In 1993, Jackson was accused of child sexual abuse by Evan Chandler, on behalf of his then-13-year-old child, Jordan Chandler. To the father's disapproval and concern, his son had become friends with the musician in May 1992. Under the influence of a controversial sedative administered by Evan Chandler, a dentist, his son said that Jackson had touched his penis. Evan Chandler was tape-recorded threatening to damage the singer's music career, and engaged Jackson in unsuccessful negotiations to resolve the issue with a financial settlement. Jordan Chandler then told a psychiatrist and later police that he and Jackson had engaged in acts of kissing, masturbation and oral sex. Jackson settled a civil suit out of court with the Chandler family and their legal team for $22 million in January 1994. After Jordan Chandler refused to testify in the criminal proceedings, the state closed its criminal investigation citing lack of evidence, and Jackson was not charged with a crime.
Further accusations of child sexual abuse were made in 2003, by 13-year-old Gavin Arvizo. The allegations came after Jackson and the boy appeared in the documentary Living With Michael Jackson, in which the entertainer stated that he shared his bed with children in a non-sexual fashion. The musician was subsequently indicted on four counts of molesting a minor, four counts of intoxicating a minor, one count of abduction, and one count of conspiring to hold the boy and his family captive at Neverland Ranch. During the five month trial, Jackson faced allegations of child molestation and assertions that he had attempted to abduct the Arvizo family in a hot air balloon. He denied all the charges and family members proclaimed that he was the victim of an extortion attempt. One friend, Firpo Carr, expressed amazement at the allegations leveled against the singer, who at the time was living at Neverland Ranch. "I'm surprised they haven't accused him of bestiality because he also has a zoo there. I mean, it gets ridiculous after a while." On June 13, 2005, the jury found Jackson not guilty on all charges.
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- ^ Roeper, Richard (January 29, 1996). "Split decision? Say it ain't so!". Tampa Tribune. http://pqasb.pqarchiver.com/tampatribune/access/38318338.html?dids=38318338:38318338&FMT=ABS&FMTS=ABS:FT&type=current&date=Jan+29%2C+1996&author=RICHARD+ROEPER&pub=Tampa+Tribune&desc=Split+decision%3F+Say+it+ain't+so!+A+desperate+attempt+to+pick+up+the+pieces+as+America+mourns+the+loss+ofits+perfect+couple.&pqatl=google. Retrieved November 29, 2009.
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- ^ a b Taraborrelli, pp. 566–567
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- ^ a b c d Taraborrelli, pp. 576–579
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- ^ a b c Taraborrelli, pp. 570–573
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- ^ Grant, p. 193
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- ^ Pinkerton, p. 47
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- ^ a b c d e Taraborrelli, pp. 597–600
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- ^ Taraborrelli, p. 603
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- ^ a b Taraborrelli, pp. 607–608
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- ^ a b c d Taraborrelli, pp. 156–158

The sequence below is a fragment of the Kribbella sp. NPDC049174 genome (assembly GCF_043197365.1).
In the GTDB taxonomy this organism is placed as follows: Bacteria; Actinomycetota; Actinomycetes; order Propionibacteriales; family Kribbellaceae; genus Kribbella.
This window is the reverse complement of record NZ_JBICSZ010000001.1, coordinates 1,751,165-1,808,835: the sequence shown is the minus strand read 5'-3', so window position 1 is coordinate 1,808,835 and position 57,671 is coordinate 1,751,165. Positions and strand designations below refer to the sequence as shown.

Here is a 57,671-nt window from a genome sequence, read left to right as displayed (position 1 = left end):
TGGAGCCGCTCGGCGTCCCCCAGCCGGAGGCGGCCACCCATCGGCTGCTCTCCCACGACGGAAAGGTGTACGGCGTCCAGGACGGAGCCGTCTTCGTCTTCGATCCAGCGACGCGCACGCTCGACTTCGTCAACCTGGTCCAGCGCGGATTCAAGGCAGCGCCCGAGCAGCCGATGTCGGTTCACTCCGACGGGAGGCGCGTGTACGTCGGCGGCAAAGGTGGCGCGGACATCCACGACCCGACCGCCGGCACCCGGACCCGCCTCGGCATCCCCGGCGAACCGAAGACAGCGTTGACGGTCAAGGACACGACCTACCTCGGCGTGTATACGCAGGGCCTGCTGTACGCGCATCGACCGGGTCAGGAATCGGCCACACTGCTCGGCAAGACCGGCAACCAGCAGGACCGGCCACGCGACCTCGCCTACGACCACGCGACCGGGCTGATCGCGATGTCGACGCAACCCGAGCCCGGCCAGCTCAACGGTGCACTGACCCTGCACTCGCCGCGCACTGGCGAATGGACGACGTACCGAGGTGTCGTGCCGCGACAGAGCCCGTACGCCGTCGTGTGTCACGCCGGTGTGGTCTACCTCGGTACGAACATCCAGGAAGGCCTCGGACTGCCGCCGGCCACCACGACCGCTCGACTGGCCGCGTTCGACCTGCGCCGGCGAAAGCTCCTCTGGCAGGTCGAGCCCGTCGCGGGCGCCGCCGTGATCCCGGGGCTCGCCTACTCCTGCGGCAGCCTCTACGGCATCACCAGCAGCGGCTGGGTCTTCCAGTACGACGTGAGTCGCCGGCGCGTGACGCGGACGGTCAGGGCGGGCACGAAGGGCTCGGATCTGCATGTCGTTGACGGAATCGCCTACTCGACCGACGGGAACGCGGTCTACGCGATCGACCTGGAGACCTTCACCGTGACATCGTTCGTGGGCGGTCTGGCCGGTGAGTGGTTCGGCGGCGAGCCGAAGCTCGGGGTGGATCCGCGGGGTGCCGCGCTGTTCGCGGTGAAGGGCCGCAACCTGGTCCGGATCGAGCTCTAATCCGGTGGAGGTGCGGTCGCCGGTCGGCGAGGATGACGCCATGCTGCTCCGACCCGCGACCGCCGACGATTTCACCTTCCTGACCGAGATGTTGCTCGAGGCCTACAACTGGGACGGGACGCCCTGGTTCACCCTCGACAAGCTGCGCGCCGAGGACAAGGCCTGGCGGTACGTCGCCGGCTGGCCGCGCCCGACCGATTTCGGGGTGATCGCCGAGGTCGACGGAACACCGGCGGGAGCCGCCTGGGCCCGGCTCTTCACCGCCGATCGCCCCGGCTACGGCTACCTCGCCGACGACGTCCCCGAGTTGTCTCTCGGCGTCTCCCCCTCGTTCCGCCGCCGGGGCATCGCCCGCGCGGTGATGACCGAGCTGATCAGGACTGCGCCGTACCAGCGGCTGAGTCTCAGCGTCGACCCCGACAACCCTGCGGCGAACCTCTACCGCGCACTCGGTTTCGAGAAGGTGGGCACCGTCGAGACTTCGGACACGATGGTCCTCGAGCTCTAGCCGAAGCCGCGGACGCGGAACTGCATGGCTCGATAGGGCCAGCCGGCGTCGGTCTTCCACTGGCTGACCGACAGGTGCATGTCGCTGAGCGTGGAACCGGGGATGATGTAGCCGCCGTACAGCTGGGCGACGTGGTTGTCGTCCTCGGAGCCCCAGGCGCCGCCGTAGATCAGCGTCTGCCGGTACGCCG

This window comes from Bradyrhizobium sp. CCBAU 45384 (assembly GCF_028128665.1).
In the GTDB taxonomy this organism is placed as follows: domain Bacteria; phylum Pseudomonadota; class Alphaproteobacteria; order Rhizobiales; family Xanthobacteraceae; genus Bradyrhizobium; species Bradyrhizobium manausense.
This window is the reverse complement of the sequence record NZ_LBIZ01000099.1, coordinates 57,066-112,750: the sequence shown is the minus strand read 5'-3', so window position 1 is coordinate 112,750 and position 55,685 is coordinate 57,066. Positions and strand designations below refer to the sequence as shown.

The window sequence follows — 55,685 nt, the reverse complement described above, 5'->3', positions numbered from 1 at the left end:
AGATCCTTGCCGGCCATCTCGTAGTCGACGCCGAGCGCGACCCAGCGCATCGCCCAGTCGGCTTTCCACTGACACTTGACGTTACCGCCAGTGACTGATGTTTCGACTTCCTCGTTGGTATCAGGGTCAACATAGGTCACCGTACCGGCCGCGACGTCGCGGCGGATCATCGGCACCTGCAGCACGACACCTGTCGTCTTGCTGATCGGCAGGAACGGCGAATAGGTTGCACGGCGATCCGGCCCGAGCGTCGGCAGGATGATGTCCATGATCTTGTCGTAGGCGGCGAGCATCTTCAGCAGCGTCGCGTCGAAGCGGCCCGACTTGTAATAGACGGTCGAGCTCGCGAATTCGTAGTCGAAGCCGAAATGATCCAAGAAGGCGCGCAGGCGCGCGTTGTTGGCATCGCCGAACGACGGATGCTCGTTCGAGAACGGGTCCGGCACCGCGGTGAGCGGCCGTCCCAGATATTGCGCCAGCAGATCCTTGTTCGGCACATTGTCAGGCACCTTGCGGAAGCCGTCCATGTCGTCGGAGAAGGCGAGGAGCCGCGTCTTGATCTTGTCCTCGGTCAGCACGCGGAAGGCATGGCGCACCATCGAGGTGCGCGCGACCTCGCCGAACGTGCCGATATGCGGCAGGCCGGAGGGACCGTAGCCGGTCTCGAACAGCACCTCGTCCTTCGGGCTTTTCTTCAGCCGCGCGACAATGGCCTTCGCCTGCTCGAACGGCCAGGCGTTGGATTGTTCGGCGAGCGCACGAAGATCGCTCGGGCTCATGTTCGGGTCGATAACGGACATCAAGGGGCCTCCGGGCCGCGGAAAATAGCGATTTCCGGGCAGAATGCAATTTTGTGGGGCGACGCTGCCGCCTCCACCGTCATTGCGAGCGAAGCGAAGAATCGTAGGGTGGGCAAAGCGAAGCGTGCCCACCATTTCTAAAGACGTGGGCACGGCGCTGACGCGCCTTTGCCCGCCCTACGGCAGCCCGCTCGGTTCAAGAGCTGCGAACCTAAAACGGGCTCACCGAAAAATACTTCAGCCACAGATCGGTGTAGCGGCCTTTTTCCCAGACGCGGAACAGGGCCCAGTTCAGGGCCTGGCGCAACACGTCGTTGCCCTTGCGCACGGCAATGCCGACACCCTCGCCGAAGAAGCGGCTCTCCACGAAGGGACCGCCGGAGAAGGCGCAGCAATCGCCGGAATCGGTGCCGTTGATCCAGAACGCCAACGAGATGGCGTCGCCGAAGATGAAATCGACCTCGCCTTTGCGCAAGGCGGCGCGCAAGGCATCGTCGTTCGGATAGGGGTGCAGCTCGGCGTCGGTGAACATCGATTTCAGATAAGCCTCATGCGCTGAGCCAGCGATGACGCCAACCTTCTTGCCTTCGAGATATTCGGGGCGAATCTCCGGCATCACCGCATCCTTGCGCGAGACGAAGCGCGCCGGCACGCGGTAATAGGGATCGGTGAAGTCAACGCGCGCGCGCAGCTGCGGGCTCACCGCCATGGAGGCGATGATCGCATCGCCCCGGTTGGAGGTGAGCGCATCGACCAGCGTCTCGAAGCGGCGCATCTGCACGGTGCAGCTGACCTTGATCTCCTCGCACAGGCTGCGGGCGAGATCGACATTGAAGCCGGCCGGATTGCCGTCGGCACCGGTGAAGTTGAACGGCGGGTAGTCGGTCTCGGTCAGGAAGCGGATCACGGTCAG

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- ^ Taraborrelli, pp. 485–486
- ^ Taraborrelli, pp. 477–478
- ^ a b Campbell, p. 53
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- ^ Gumbel, Andrew (June 14, 2005). "How a TV show triggered the Jackson case". The Independent. http://www.independent.co.uk/news/world/americas/how-a-tv-show-triggered-the-jackson-case-494155.html. Retrieved November 9, 2009.
- ^ Bauder, David (December 28, 2003). "Jacko: I'd slit my wrists". The Sydney Morning Herald. http://www.smh.com.au/articles/2003/12/27/1072308733278.html?from=storyrhs. Retrieved November 9, 2009.
- ^ Morales, Tatiana (December 5, 2003). "Is Jackson Case Getting Cold?". CBS News. http://www.cbsnews.com/stories/2003/12/05/earlyshow/leisure/celebspot/main587054.shtml. Retrieved August 28, 2009.
- ^ "Michael Jackson jury reaches verdict". Associated Press. June 13, 2005. http://www.guardian.co.uk/jackson/story/0,15819,1505806,00.html. Retrieved November 9, 2009.
- Boteach, Shmuley (2009). The Michael Jackson Tapes. Vanguard Press. ISBN 1593156022.
- Campbell, Lisa (1995). Michael Jackson: The King of Pop's Darkest Hour. Branden. ISBN 0828320039.
- Grant, Adrian (2009). Michael Jackson: The Visual Documentary. Omnibus Press. ISBN 9781849382618.
- Jackson, Michael (2009) [First published 1988]. Moonwalk. Random House. ISBN 0307716988.
- Jones, Jel (2005). Michael Jackson, the King of Pop: The Big Picture--The Music! The Man! The Legend! The Interviews: An Anthology. Amber Communications Group, Inc. ISBN 097497790X.
- Taraborrelli, J. Randy (2004). Michael Jackson: The Magic and the Madness. Pan Books. ISBN 0330420054.
Michael Jackson Studio albums Soundtracks
The Wiz: Original Motion Picture Soundtrack · E.T. the Extra-Terrestrial · Michael Jackson's This Is It · Immortal
Remix albums Compilations
A Collection of Michael Jackson's Oldies · The Best of Michael Jackson · One Day in Your Life · Anthology · The Original Soul of Michael Jackson · Greatest Hits: HIStory, Volume I · Michael Jackson: Love Songs · Number Ones · The Ultimate Collection · The Essential Michael Jackson · Visionary: The Video Singles · King of Pop · The Collection · The Definitive Collection · Hello World: The Motown Solo Collection
Other releases Concert tours Filmography Video releases Television Games Bibliography Specials Assets Influence on society RelatedWorksMisc. Book · Category · Portal · WikiProject